NAPTON ON THE HILL WEATHER

Tuesday, March 23, 2010

More Signs

Finally nature is beginning to unlock after the coldest winter since 1981 and there are definite signs with bumblebees and butterflies taking to the skies. Last Sunday at Brandon I came across a Small Tortoiseshell butterfly (pictured) basking in the sunshine on River Meadow before flying off, the Coltsfoot, Primrose and Daffodils are also finally breaking through. I have no doubt too that I heard the calls of a Lesser Spotted Woodpecker near Horstail Glade in the fog of the early morning, another Brandon spring visitor.

On Monday I stayed local and went in search of a Firecrest that had been reported at Napton on Sunday, only 5 minutes from my location, unfortunately after a 90 minute search I came up with a blank. I did manage a lone Goldcrest, 4 Buzzard and around 25 Fieldfare though and also met up with Denis Woodward another birder joining the search who'd come across from Coventry.

After Thursday's arrival of the first Chiffchaff's you'd be hard pushed now to avoid hearing one anywhere on the reserve, I recorded 8 today in various locations all competing for territory. The first Swallow of the year was also sighted by JR from the Wright Hide this afternoon and I myself had a count of 7 more Sand Martin. As one species arrives another prepares to depart and it was great to see a solitary Bittern showing well on Teal Pool Bund early this morning after an absence of 10 days, a bird which is probably ready to depart any time now.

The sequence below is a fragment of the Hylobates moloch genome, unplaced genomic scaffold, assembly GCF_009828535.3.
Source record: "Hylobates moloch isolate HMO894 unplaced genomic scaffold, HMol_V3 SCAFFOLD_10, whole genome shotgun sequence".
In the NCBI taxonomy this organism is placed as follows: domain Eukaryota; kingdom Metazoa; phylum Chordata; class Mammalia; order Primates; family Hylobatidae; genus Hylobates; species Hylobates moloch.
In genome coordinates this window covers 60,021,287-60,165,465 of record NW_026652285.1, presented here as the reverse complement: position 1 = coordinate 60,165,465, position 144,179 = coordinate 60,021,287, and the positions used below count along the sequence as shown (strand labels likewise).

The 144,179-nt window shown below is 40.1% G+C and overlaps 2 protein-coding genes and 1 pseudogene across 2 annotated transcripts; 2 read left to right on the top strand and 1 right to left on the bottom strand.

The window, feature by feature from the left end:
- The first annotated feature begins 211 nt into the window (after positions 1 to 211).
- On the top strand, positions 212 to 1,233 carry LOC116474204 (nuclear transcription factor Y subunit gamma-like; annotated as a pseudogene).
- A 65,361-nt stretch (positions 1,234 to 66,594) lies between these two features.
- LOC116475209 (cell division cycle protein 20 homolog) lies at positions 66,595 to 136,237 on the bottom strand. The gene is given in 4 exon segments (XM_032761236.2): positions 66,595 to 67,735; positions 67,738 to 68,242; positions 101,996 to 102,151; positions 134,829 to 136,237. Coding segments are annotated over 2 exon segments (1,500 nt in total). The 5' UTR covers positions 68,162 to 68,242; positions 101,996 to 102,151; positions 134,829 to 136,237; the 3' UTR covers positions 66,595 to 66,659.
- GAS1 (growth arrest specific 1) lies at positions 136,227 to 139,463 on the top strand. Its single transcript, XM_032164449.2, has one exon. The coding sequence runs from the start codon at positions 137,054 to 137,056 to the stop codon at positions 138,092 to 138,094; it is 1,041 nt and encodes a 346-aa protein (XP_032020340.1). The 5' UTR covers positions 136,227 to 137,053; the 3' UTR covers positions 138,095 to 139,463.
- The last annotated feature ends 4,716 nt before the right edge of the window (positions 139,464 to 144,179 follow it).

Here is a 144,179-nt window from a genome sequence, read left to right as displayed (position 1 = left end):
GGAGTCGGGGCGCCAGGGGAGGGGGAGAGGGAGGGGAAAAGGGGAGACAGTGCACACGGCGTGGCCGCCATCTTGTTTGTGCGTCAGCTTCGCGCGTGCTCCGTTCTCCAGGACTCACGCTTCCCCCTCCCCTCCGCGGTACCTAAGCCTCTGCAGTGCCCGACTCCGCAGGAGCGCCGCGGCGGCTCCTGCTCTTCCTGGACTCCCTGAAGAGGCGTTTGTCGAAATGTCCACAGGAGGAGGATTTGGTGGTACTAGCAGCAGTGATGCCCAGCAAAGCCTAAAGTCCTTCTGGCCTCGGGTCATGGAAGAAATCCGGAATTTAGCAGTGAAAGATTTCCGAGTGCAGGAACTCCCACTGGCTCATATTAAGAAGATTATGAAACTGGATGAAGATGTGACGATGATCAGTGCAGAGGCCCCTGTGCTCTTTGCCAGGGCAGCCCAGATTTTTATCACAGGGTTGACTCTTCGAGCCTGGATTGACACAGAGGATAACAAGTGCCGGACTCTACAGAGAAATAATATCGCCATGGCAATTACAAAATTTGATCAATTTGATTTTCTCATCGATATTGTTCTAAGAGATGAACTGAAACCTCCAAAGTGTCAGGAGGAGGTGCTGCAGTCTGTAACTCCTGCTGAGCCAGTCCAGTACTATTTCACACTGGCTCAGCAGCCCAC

When I first arrived at Brandon this morning things were particularly quiet with the numbers of Shoveler and Teal now starting to diminish along with the reducing Black Headed Gull numbers. After the Bittern sighting early on things did pick up with a single Little Ringed Plover, 2 Ringed Plover, 2 Oystercatcher now on station, 4 Redshank and a brief visit from a Grey Wagtail. I've also discovered Long Tailed Tit and Blue Tit nests and I'm positive I now know the location of a Kingfisher nest, with 2 birds showing well near the location. Touring the reserve today there are still reasonable numbers of Redpoll on site plus the odd Fieldfare and Redwing and another amazing sight today was 9 Buzzards in the morning sunshine high over the top reed bed. The next bird on the spring hit list is Willow Warbler and I'm positive I'll be reporting on this species within the next seven days.